The People We Don’t Know-Haiti

Posted: 19 February 2010 in Everything Else...
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A few weeks back David Brooks decided to enlighten all of us about why Haiti is just so damn poor.  Sitting in his sheltered world of privilege he stooped to the streets of Haiti (virtually yet assuredly) and proclaimed that certain cultural deficits (everything from voodoo to child rearing practices) were at the heart of this country’s problems.  Paying scant attention to Haiti’s historical specificities he proclaimed with a certain blithe finality that “history” could not explain why Haiti remained so poor.  His argument boiled down to this: “Hey, lots of countries have had slavery, lots of countries are victims of natural disasters, but none of them is doing as badly as Haiti”.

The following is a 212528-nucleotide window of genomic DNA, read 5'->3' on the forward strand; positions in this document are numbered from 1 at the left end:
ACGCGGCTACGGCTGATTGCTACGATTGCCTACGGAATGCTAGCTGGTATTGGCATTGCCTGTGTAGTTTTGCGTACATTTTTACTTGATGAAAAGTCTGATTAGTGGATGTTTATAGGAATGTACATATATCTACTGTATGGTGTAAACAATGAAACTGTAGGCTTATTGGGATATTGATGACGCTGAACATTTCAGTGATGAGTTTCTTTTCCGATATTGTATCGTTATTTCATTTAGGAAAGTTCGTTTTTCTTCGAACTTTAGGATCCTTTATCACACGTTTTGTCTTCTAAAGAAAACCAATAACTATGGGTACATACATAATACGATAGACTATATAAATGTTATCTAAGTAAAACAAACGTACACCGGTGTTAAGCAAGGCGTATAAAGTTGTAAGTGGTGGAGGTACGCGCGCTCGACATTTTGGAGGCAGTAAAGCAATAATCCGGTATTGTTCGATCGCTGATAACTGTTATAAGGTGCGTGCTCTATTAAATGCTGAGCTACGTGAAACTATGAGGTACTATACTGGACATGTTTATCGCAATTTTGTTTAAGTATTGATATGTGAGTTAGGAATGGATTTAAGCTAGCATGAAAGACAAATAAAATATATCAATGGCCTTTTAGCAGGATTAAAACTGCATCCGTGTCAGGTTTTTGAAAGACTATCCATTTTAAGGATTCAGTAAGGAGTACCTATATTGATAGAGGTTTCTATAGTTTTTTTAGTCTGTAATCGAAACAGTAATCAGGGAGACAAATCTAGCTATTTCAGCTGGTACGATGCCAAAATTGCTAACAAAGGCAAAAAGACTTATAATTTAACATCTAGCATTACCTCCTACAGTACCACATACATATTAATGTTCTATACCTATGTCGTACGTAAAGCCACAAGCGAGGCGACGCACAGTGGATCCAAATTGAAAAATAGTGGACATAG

And so off he went on the “cultural deficits” argument to explain Haiti’s dysfunctionality, concluding that what Haiti needed was

…self-confident local leaders who will create No Excuses countercultures in places like Haiti, surrounding people — maybe just in a neighborhood or a school — with middle-class assumptions, an achievement ethos and tough, measurable demands.

Thank God for David Brooks and his in depth knowledge of this country…

David Brooks meet Yvrose.

We (Brooks included) need to listen to her story and then go to Haiti and meet with the committed workers at Fonkoze and listen to the stories of hundreds of other “Yvroses” in that country.  Then, for the real history of that land grab a copy of The Uses of Haiti by Paul Farmer and learn why Brooks’ simplistic historical analysis may work for his column but comes nowhere near telling of the reality of that place.

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